10. 10.  NSTITUTIONALIZED RELIGION Also called as Organized Religion, is religion in which belief systems and rituals are systematically arranged and formally established.  24. CHARACTERISTICS OF INSTITUTIONALIZED RELIGION: 1. Wide -scale religious clout The number of individuals affiliated with this religious institution is immense that it crosses political and international borders and cuts across social status. 2. Hierarchical leadership and membership Followers of this type of faith system are relegated to socio-political posts within the system, which provides ranking and status. This implies that access to the divine may not be given to every member but is a privilege of a select few. The decisions for the welfare of the religious group are also made by those who hold power while members are expected to follow them.  25. CHARACTERISTICS OF INSTITUTIONALIZED RELIGION: 3. Codified Rituals Processes of interacting with the divine and with fellow members are guided by written rules and regulations that have the power of the law , such that a member’s inability to comply results in the imposition of sanctions.  26. INSTITUTIONALIZED RELIGION Growth of neolithic societies = rise of institutionalized religions. As the societies grow more complex, the systems of worshipping the divine became more structured. The declaration of a country’s official religion is premier example of how a religion is institutionalized.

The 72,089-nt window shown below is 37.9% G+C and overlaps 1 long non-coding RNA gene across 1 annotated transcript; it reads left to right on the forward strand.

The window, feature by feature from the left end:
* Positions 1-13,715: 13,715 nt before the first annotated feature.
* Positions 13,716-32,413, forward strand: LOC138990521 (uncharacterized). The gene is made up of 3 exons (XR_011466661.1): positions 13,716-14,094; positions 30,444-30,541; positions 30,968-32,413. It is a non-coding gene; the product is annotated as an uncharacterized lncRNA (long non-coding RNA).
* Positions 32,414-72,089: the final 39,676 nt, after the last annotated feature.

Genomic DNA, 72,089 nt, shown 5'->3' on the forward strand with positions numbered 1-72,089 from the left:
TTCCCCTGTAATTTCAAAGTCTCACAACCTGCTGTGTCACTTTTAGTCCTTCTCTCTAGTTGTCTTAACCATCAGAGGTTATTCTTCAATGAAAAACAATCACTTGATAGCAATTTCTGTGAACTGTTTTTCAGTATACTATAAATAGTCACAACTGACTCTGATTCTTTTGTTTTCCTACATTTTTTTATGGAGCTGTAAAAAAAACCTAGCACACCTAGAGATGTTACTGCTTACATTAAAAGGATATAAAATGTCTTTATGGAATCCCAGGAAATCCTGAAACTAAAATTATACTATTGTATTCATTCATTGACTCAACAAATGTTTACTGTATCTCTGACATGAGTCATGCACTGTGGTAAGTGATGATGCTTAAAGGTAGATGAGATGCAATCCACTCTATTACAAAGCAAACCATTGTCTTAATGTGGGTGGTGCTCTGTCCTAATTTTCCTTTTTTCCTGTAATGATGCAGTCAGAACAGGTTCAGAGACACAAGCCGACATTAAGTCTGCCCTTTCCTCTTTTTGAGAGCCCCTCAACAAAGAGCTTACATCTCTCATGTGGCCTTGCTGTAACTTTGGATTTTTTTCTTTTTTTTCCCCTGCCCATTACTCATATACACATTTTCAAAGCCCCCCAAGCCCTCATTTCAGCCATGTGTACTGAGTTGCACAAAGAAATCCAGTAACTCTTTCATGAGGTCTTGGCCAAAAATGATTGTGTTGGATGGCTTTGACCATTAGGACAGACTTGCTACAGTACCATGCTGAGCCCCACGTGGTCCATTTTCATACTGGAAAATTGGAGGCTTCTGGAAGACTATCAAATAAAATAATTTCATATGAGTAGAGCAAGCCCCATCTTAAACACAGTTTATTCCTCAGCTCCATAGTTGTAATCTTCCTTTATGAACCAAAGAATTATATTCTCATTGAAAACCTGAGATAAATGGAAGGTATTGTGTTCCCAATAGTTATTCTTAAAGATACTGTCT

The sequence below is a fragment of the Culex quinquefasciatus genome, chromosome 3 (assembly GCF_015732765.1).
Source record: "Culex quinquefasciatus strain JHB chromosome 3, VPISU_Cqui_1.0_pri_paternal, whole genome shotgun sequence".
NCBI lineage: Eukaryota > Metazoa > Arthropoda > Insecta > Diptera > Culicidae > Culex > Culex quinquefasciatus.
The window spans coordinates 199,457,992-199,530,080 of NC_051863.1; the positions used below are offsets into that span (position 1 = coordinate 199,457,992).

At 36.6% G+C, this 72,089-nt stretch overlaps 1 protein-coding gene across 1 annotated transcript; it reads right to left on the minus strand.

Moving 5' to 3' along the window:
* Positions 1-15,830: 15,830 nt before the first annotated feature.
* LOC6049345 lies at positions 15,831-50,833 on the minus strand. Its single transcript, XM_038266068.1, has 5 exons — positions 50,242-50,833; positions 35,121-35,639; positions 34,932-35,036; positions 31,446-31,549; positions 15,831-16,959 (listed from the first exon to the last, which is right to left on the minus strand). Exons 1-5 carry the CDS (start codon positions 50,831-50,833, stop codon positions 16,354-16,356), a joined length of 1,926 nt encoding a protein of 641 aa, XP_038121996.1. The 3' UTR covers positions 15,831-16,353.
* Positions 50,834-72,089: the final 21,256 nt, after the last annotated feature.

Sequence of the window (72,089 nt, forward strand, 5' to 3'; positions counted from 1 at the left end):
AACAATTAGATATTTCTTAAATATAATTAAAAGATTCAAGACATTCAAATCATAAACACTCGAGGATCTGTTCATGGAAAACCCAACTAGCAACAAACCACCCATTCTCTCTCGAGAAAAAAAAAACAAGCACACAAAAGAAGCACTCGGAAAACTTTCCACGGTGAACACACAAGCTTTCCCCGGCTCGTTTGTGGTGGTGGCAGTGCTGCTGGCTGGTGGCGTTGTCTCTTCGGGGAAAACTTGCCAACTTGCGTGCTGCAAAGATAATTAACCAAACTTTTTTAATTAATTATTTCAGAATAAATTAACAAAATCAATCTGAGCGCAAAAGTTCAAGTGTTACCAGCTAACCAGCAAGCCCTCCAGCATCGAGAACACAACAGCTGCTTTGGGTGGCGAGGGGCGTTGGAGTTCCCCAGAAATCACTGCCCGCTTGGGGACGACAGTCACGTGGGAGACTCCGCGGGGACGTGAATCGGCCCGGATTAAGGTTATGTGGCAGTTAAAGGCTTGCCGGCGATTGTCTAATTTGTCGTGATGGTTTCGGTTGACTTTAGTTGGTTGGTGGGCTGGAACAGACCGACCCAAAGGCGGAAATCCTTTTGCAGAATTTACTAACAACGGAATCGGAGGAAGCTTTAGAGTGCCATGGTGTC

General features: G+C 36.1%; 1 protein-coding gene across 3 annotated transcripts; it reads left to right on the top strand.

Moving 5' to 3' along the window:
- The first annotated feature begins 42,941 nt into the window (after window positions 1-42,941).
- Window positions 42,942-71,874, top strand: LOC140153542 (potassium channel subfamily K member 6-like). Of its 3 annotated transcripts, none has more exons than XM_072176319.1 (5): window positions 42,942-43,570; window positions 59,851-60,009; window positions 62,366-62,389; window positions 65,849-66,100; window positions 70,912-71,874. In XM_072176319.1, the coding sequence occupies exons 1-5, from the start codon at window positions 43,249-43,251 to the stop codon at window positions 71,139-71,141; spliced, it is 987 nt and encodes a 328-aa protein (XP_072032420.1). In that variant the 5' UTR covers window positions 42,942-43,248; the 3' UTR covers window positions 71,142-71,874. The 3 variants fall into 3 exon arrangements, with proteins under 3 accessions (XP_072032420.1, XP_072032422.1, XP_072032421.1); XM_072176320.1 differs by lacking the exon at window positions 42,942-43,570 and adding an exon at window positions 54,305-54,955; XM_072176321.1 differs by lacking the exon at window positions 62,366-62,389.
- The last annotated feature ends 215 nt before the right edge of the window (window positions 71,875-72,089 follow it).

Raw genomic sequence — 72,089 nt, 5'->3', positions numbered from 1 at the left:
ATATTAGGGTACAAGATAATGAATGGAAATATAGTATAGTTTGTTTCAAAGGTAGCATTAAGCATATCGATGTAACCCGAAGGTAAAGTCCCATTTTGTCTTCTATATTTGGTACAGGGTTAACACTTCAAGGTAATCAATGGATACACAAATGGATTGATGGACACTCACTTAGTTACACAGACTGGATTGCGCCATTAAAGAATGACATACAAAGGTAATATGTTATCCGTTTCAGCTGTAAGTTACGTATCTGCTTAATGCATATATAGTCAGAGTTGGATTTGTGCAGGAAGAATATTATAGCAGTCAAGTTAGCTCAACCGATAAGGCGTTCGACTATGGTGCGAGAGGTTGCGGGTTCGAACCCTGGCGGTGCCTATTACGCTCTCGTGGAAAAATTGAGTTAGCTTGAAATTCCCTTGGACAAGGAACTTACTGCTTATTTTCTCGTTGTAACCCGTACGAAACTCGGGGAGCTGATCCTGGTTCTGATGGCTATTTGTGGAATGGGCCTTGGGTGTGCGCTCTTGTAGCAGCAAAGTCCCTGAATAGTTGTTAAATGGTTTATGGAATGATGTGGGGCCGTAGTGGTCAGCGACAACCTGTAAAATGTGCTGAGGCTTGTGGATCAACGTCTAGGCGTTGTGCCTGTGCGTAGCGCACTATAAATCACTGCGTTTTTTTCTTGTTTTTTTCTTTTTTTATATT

11. 11.  SEPARATION OF CHURCH AND STATE The 1987 Philippine Constitution Article III Section 6 states that “The separation of Church and state shall be inviolable” Article III Section 5: No law shall be made respecting an establishment of religion, or prohibiting the free exercise thereof. The free exercise and enjoyment of religious profession and worship, without discrimination or preference, shall forever be allowed. No religious test shall be required for the exercise of civil or political rights. However, despite such provisions, the religious culture of the Filipinos have oftentimes empower the religious sectors to influence the political affairs of the country.  28. SEPARATION OF CHURCH AND STATE *In ancient Societies, the church and state are synonymous as the leaders of the church are also the political elite which, also referred to as Theocracy or the rule of divine. Ex: Japanese society believed that their emperor was the direct descendant of a god. *Ancient Egyptians and Sumerians regarded their pharaohs and kings as god-kings, as they were believed to be earthly incarnations of the divine. As states developed into more complex political units, the church is regarded as a separate entity from the state.